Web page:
"I have spent the best years of my life giving people the lighter pleasures, helping them have a good time, and all I get is abuse, the existence of a hunted man."

That's Al Capone speaking.

Yes, one of America's most notorious public enemies, the most sinister gang leader to ever shoot up Chicago uttered those words. Capone actually regarded himself as a public benefactor, an unappreciated and misunderstood public benefactor.

Losing Weight

"You shall not commit a perversion of justice, with [false] measures, weights, or liquid measures. You should have accurate scales and accurate weights.... I am G‑d your G‑d, who took you out of the land of Egypt."1

"[I took you out of Egypt] on condition that you keep accurate weights and measures."2

While monetary loss can be measured, the loss of integrity cannotAmazingly, we learn that the Exodus from Egypt was conditional. Indeed the Midrash adds, "If a person denies the mitzvah of accurate measures, it is as if he denies the Exodus from Egypt!"3

So important are perfect weights in G‑d's books that, according to one Midrash,4 the Amalekites were allowed to attack the Israelites because they slacked off in regard to proper weight measurements.

Why the obsession with weight watching?

Interestingly, the prohibition regarding faulty weights includes not only their use, but even their possession,5 and also the creationof imperfect weights, regardless of their future function.

This isn't simply a precautionary measure to eliminate possible temptation or to ensure that they're not used by mistake; it is, rather, a demonstration of zero tolerance for falsity.

The inherent evil associated with flawed weights has less to do with the unlawful loss of money it can potentially cause than it does with the loss of integrity.

This is the reason why legal action against a thief can be taken only if his haul amounted to a minimum of one prutah (the smallest monetary denomination in Talmudic times), while in the case of defective weights no such minimum exists.6

For, while monetary loss can be measured, the loss of integrity cannot.

This idea sheds light on an otherwise startling comment by a distinguished Talmudic commentator: "It is possible that making false weights is even worse than possessing and using them…"7

Now, the question of whether the creation of false weights is worse than their possession can be debated, but how can it be argued that their creation is worse than their being used to actually steal?

Based on our earlier distinction between the loss of money and the loss of innocence, this statement becomes strikingly clear.

One can readily be replaced while the other cannot.

The Duplicity

But isn't the loss of integrity extant in theft, too? Why are dishonest measures singled out for harsher treatment?

The one with the false measures, on the other hand, is professing to the world that he is honestBut there is a great distinction: The average thief's deed consists of straightforward dishonesty and evil. The one with the false measures, on the other hand, is professing to the world that he is honest. "Look," he proclaims, "I'm using weights and measures to ensure that I don't steal even a penny!" Simultaneously, however, he is engaging in theft.

It is an act of duplicity.

The essence of the sin of false measures – and what distinguished it from all the other laws in the Torah that are intended to safeguard personal property – is duplicity.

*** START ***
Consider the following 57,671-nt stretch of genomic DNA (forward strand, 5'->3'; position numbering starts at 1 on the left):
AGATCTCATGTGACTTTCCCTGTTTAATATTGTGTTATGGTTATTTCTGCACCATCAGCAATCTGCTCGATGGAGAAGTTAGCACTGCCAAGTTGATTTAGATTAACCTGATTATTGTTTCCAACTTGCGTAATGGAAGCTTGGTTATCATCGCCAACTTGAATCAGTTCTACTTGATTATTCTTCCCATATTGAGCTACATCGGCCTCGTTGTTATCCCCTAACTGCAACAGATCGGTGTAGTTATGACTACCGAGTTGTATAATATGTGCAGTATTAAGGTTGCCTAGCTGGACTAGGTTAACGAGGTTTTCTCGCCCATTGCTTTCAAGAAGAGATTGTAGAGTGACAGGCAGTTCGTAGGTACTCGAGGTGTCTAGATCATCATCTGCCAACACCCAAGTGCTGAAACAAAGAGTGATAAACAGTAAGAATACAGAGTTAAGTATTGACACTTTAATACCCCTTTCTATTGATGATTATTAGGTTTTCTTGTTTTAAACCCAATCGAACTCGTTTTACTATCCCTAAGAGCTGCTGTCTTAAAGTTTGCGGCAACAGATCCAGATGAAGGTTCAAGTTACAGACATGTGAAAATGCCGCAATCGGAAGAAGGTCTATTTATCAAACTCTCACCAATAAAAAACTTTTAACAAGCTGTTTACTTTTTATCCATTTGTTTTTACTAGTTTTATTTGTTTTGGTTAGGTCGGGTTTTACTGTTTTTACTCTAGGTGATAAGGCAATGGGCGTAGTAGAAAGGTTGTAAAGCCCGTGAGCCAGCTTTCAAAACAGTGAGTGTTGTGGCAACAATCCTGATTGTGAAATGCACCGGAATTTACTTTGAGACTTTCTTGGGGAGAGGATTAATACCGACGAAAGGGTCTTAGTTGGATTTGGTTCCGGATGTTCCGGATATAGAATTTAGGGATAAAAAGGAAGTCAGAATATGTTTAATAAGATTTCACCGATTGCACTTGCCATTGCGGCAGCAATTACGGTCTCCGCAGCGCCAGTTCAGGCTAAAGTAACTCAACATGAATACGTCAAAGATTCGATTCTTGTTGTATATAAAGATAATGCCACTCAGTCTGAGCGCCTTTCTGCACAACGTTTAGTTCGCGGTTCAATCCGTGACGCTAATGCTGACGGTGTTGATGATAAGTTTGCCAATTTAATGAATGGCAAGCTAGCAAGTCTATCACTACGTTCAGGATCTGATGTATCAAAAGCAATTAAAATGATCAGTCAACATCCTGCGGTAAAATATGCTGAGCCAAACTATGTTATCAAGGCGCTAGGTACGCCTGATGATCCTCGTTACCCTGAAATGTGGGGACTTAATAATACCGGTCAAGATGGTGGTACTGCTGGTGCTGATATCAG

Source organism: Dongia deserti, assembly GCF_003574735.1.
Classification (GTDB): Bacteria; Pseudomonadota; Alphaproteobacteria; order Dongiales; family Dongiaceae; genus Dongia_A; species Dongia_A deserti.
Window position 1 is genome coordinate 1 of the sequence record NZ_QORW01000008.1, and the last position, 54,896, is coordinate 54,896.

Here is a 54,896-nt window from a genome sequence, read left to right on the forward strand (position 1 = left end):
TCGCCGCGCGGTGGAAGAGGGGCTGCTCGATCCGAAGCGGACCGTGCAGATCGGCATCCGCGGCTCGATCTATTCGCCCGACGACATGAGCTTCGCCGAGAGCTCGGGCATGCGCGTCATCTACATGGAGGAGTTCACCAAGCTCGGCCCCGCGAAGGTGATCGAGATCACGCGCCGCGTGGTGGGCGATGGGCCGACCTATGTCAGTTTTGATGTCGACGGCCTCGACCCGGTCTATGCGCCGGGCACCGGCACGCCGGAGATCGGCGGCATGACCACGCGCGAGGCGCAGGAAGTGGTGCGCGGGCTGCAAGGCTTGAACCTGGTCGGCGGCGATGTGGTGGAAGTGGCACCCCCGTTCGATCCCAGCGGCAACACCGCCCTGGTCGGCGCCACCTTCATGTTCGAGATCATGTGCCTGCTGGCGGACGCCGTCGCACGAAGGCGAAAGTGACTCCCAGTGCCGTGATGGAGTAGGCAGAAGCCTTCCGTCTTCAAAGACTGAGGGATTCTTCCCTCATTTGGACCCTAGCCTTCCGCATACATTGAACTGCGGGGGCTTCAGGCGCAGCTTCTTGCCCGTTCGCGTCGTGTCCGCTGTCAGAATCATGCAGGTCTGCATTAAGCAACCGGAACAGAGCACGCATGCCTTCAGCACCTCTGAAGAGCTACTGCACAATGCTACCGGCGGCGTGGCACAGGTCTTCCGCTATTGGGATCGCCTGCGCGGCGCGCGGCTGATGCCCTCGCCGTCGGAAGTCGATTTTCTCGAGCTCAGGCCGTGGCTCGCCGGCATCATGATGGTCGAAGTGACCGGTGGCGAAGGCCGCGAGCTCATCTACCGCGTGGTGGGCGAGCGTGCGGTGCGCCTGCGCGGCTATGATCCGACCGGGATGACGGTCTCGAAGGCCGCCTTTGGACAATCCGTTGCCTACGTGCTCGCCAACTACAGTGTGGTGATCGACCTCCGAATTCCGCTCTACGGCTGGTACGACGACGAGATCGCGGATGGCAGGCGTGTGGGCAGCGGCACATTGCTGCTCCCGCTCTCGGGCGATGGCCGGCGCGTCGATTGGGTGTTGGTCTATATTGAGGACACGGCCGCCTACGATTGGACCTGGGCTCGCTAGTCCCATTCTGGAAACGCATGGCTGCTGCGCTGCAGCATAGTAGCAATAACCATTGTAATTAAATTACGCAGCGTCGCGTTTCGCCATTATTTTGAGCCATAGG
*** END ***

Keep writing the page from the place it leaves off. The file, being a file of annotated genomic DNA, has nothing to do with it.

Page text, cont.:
But the Torah proscribes not only the act, but also even harboring the tools of the trade in one's home.

For it is not sufficient not to fool others; one may not fool himself either.8

No Fools Allowed

"A chassid is not a fool," asserts an (obviously) chassidic adage.

This statement refers not to intellectual aptitude, but to unflinching awareness of self.

Chassidim were wont to say that the only crime worse than fooling others is fooling oneself.

In one story, Rabbi Shmuel, the fourth Chabad-Lubavitch Rebbe, tells a chassid who lacked this basic chassidic value and believed he had the entire world in his keshene (back-pocket):

"Only a fool thinks he has the world fooled. He is, of course, mistaken, for the only one he manages to fool is himself. Is it such a big kuntz [feat or trick] to fool a fool?"

In the words of the Talmud, "Knowledge of the illness is half the cure."

On a lighter note, a businessman once disregarded the business advice he had received from his rebbe. Sadly he lost a fortune and now faced huge debt.

Ashamed, but with no other choice, he visited the Rebbe for a blessing.

"How can I help you?" asked the Rebbe, who had been informed about the chassid's loss.

The chassid responded with a tale:

"A village thief stole his way into a home through the chimney one night.

If you fall down a chimney, clean up, and look for a way out"To his shock, after shaking off the ash and dust that shrouded him, he found himself face to face with the town rabbi who had been studying through the night.

"'Can I help you?' asked the rabbi distractedly.

"'I had a question I wanted to ask of you,' answered the thief.


"'Vee kricht men aroys fun danet?' ('How does one get out of here?')"

The Rebbe smiled.

If you fall down a chimney, clean up, and look for a way out.

What's in It for Me?

A Yiddish journalist once visited the Rebbe. He brought up the "old world" and they reminisced. In passing, the Rebbe commented, "Here in America some of the Jewish months in the calendar could do with reinforcing."

Using a pun, the Rebbe continued, "Take, for example, the month of Cheshvan, from the term Cheshbon Hanefesh," which means self-evaluation.

If only we all heightened our sense of self-introspection, appraisal and awareness, our world would be a better place.

Just imagine what Chicago would have looked like if Al Capone would have practiced some Cheshbon Hanefesh.